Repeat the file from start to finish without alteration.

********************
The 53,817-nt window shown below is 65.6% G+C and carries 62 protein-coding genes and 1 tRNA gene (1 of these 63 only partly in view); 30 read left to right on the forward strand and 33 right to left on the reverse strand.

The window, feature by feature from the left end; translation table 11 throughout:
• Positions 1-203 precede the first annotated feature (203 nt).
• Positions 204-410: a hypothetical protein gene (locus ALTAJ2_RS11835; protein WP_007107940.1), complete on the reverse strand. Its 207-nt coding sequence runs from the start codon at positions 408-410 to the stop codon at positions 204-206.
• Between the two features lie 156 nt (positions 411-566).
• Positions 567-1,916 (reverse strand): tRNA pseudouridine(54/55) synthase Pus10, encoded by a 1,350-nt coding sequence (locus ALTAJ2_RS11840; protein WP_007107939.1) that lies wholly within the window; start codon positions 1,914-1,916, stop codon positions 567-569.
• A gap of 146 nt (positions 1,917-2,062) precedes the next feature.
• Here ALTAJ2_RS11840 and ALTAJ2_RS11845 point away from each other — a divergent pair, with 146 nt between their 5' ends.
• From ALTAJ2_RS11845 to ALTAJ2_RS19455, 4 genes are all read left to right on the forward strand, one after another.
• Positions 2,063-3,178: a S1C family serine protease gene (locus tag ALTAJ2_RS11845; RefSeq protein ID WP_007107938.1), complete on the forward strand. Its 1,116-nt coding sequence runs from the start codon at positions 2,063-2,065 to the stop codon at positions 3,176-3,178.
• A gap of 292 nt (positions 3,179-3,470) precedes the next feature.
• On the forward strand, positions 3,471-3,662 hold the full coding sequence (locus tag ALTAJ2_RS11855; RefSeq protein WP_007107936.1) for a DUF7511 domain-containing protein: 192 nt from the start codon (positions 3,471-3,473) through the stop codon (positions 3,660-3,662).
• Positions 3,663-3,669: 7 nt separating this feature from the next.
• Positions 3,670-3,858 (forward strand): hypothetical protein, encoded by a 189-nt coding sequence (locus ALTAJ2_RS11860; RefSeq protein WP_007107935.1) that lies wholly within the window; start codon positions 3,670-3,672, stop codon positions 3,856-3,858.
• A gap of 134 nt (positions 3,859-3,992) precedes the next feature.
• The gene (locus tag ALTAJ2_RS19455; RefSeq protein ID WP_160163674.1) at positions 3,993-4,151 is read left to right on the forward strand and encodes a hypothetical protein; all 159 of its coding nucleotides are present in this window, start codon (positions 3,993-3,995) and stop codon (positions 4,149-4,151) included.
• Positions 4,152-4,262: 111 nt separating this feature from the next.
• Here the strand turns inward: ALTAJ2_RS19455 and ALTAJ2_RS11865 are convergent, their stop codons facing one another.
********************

The 53,817-nt window shown below is 65.6% G+C and carries 62 protein-coding genes and 1 tRNA gene (1 of these 63 only partly in view); 30 read left to right on the forward strand and 33 right to left on the reverse strand.

The window, feature by feature from the left end; translation table 11 throughout:
• Positions 1-203 precede the first annotated feature (203 nt).
• Positions 204-410: a hypothetical protein gene (locus ALTAJ2_RS11835; protein WP_007107940.1), complete on the reverse strand. Its 207-nt coding sequence runs from the start codon at positions 408-410 to the stop codon at positions 204-206.
• Between the two features lie 156 nt (positions 411-566).
• Positions 567-1,916 (reverse strand): tRNA pseudouridine(54/55) synthase Pus10, encoded by a 1,350-nt coding sequence (locus ALTAJ2_RS11840; protein WP_007107939.1) that lies wholly within the window; start codon positions 1,914-1,916, stop codon positions 567-569.
• A gap of 146 nt (positions 1,917-2,062) precedes the next feature.
• Here ALTAJ2_RS11840 and ALTAJ2_RS11845 point away from each other — a divergent pair, with 146 nt between their 5' ends.
• From ALTAJ2_RS11845 to ALTAJ2_RS19455, 4 genes are all read left to right on the forward strand, one after another.
• Positions 2,063-3,178: a S1C family serine protease gene (locus tag ALTAJ2_RS11845; RefSeq protein ID WP_007107938.1), complete on the forward strand. Its 1,116-nt coding sequence runs from the start codon at positions 2,063-2,065 to the stop codon at positions 3,176-3,178.
• A gap of 292 nt (positions 3,179-3,470) precedes the next feature.
• On the forward strand, positions 3,471-3,662 hold the full coding sequence (locus tag ALTAJ2_RS11855; RefSeq protein WP_007107936.1) for a DUF7511 domain-containing protein: 192 nt from the start codon (positions 3,471-3,473) through the stop codon (positions 3,660-3,662).
• Positions 3,663-3,669: 7 nt separating this feature from the next.
• Positions 3,670-3,858 (forward strand): hypothetical protein, encoded by a 189-nt coding sequence (locus ALTAJ2_RS11860; RefSeq protein WP_007107935.1) that lies wholly within the window; start codon positions 3,670-3,672, stop codon positions 3,856-3,858.
• A gap of 134 nt (positions 3,859-3,992) precedes the next feature.
• The gene (locus tag ALTAJ2_RS19455; RefSeq protein ID WP_160163674.1) at positions 3,993-4,151 is read left to right on the forward strand and encodes a hypothetical protein; all 159 of its coding nucleotides are present in this window, start codon (positions 3,993-3,995) and stop codon (positions 4,149-4,151) included.
• Positions 4,152-4,262: 111 nt separating this feature from the next.
• Here the strand turns inward: ALTAJ2_RS19455 and ALTAJ2_RS11865 are convergent, their stop codons facing one another.